Review: Seven Nines And Tens ‘Over Opiated In A Forest Of Whispering Speakers’

David Cotton’s Seven Nines And Tens have been crafting joyfully named projects since the 2011 instrumental debut Habitat 67. Their second album, Set The Controls For The Heart Of The Slums, followed in 2017 which managed to sneak in a few lyrics, amplifying the Pink Floyd references and filling their sound out quite a bit.

Seven Nines And Tens ‘Over Opiated In A Forest Of Whispering Speakers’

Over Opiated In A Forest Of Whispering Speakers is their newest and most fleshed out project to date and features artwork by Ahmed Emad Eldin whose most notable work is The Endless River by Pink Floyd. I think it’s pretty safe to assume this band is quite enamored by King Crimson and Porcupine Tree. Production was handled by David Cotton along with his old friends Matt Roach and Adam Vee. Something that permeates this entire album is a sense of both exploration and familiarity. It’s best listened to with closed eyes, noise canceling headphones, and an open mind.

What follows is where it took me…

A listless urgency floods over me on opener Popular Delusions. Apparently, there are three people singing. They seem to be layered and woven into gliding guitars warping me to feel like I’m trapped in a crowded place as the lyrics ‘so burnt out’ creep down my spine. Guitars transition from soft to jagged and cut the drums like a knife leading me deeper in my imaginary dance party, all while the vocals flare and flatten.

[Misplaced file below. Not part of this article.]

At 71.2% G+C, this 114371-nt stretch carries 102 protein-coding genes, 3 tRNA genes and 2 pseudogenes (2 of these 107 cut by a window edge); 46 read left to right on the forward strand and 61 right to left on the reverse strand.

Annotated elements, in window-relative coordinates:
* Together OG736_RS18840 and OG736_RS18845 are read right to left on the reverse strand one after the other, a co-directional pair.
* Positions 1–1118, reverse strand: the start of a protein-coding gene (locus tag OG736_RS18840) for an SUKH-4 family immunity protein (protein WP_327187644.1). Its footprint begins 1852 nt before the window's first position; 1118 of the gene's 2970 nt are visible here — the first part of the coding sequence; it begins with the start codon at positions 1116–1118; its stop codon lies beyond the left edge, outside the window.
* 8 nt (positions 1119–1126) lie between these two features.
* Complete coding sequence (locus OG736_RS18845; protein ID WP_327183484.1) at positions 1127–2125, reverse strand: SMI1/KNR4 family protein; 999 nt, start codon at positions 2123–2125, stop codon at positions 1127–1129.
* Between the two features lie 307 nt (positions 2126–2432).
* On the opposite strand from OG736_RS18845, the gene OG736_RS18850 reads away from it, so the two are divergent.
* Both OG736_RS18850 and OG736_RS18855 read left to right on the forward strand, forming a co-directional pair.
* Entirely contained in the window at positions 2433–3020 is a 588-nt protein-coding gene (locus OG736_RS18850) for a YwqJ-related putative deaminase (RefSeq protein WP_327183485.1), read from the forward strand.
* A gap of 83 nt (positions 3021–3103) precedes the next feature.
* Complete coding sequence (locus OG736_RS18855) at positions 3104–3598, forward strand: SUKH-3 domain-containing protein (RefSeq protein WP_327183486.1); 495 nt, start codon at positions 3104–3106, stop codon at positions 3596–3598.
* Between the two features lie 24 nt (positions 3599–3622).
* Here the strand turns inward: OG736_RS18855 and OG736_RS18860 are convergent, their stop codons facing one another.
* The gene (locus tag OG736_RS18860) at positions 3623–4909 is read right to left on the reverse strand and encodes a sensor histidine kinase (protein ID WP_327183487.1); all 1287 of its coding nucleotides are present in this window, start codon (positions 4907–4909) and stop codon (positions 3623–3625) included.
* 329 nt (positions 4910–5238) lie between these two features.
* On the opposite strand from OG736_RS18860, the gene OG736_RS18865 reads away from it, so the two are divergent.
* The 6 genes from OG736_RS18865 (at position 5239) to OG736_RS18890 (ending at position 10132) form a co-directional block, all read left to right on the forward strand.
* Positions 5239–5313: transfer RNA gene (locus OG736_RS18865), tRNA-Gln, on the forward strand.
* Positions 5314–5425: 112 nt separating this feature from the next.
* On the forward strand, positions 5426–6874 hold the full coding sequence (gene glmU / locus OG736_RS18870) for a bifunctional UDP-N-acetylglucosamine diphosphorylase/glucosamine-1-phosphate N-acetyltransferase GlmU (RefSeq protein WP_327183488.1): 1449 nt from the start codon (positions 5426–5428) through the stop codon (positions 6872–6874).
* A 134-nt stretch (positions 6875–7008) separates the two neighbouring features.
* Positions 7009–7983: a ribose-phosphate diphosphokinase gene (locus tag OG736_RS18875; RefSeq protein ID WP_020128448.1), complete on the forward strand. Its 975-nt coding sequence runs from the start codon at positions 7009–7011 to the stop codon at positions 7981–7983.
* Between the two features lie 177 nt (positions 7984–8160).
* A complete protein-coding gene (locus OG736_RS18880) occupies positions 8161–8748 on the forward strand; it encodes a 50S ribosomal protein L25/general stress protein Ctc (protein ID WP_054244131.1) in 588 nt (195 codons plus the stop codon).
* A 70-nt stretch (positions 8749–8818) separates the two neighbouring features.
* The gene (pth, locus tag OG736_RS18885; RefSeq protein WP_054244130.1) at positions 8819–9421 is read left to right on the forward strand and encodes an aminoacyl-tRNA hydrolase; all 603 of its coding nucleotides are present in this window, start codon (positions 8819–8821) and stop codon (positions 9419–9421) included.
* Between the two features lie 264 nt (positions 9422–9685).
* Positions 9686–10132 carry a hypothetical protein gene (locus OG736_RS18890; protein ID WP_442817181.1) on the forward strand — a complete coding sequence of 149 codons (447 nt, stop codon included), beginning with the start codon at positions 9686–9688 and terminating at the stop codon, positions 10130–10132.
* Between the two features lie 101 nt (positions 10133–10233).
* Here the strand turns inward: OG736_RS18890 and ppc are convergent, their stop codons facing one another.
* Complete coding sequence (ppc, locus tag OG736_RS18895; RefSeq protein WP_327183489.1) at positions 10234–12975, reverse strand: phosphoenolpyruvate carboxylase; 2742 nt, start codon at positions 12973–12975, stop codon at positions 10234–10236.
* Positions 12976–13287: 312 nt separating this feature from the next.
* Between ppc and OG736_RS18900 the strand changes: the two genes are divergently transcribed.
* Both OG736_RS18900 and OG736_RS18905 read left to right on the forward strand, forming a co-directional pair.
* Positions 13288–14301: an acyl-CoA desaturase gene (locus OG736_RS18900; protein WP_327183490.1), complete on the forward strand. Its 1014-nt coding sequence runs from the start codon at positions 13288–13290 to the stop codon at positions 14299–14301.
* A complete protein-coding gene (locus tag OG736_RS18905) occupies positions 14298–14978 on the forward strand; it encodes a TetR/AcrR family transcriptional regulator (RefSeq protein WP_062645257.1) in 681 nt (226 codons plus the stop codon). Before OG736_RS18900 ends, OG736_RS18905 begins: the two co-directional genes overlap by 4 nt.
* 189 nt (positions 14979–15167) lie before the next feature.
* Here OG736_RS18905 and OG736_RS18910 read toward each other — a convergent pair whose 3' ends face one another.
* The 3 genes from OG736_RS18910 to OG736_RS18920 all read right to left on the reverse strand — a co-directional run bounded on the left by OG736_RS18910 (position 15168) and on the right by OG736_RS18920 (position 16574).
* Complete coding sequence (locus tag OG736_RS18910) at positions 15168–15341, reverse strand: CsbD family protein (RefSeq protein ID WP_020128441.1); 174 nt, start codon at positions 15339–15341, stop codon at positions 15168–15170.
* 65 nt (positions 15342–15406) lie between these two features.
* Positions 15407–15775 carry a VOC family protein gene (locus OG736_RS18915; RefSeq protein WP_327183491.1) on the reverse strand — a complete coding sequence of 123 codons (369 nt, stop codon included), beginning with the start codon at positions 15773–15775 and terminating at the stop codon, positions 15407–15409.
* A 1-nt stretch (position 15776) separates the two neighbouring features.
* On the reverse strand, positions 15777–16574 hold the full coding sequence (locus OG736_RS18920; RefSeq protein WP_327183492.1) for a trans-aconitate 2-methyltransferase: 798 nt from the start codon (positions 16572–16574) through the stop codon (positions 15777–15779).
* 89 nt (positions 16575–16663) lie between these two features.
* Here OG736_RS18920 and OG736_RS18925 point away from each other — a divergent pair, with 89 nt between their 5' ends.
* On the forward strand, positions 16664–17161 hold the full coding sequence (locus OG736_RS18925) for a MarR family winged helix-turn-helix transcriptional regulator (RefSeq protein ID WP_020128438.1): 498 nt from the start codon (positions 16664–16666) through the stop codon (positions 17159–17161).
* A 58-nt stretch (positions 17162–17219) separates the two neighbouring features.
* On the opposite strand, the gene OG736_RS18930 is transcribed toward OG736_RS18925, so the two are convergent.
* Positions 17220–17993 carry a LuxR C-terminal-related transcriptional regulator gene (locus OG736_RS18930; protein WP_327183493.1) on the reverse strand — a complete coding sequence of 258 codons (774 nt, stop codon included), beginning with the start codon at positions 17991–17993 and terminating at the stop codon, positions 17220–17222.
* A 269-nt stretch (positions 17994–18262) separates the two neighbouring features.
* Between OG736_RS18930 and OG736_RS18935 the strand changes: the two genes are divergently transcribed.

The mellow start of Throwing Rocks At Mediocrity makes the mess I‘m in feel loving. Hopeful, I see familiar faces until a change of pace leaves a sense more lost than before as those familiar faces melt and distort. It never quite takes my breath away but forces a near anxiety attack. Midnight Marauders straightens the sounds like catching a glimpse of a perfect chance encounter in the crowd. It’s a lavish warmth I feel deep in my belly. Locking eyes with someone just close enough to recognize they feel it too. Like two extreme forces drawn to each other but separated by this impenetrable hoard of barriers. The guitars gel like a new spring day after a harsh winter with frost still lingering in the air.

Guitars transition from soft to jagged and cut the drums like a knife…

Cautiously optimistic the album dances on. The wallowing Let’s Enjoy The Aimless Days While We Can explodes, pushing and pulling the tones with raw power. The guitars are so awe inspiring the stranger’s presence flees my mind and for the first time on Over Opiated… my breath is finally taken away. Shoegaze elements are everywhere. Edutainment is less dense. Like this thing I’ve been trapped in all night begins to loosen its grip on my senses. The vocals echo as the guitar and drums hit like raindrops. Fight For Your Right To Partial Relevance is the flood to the door after this raging affair. Each note feels like it’s racing. My sights scanning for anything tangible. Friends I’ve made show themselves, but I’m still searching for something new.

Emptiness floods as ‘only you… can get those years back’ begins closer Sunshine. A tapping, reminiscent of a stick breaking repeatedly, gives a depressing scene of events of a night out not completely finished but quickly fleeting. A groovy bass line starts and stops. Soon a deafening silence begins. An interrupting guitar is strummed at random. The instruments surge like a flashing bit of hope. The stranger is seen again. Notes come flooding like the first rays of light in a day. The stranger is met as a new beginning fills me with life.

Then my eyes open…

This need to separate myself from reality is becoming such a huge part of my life that I’m relying more and more on music to transport my thoughts away. Consciousness is so grim right now with each news story leading me further into the deeper parts of my mind. Seven Nines And Tens have added a new layer of depth to that escape.

Label: Willowtip Records
Band Links: Official | Facebook | Bandcamp | Instagram

Scribed by: Richard Murray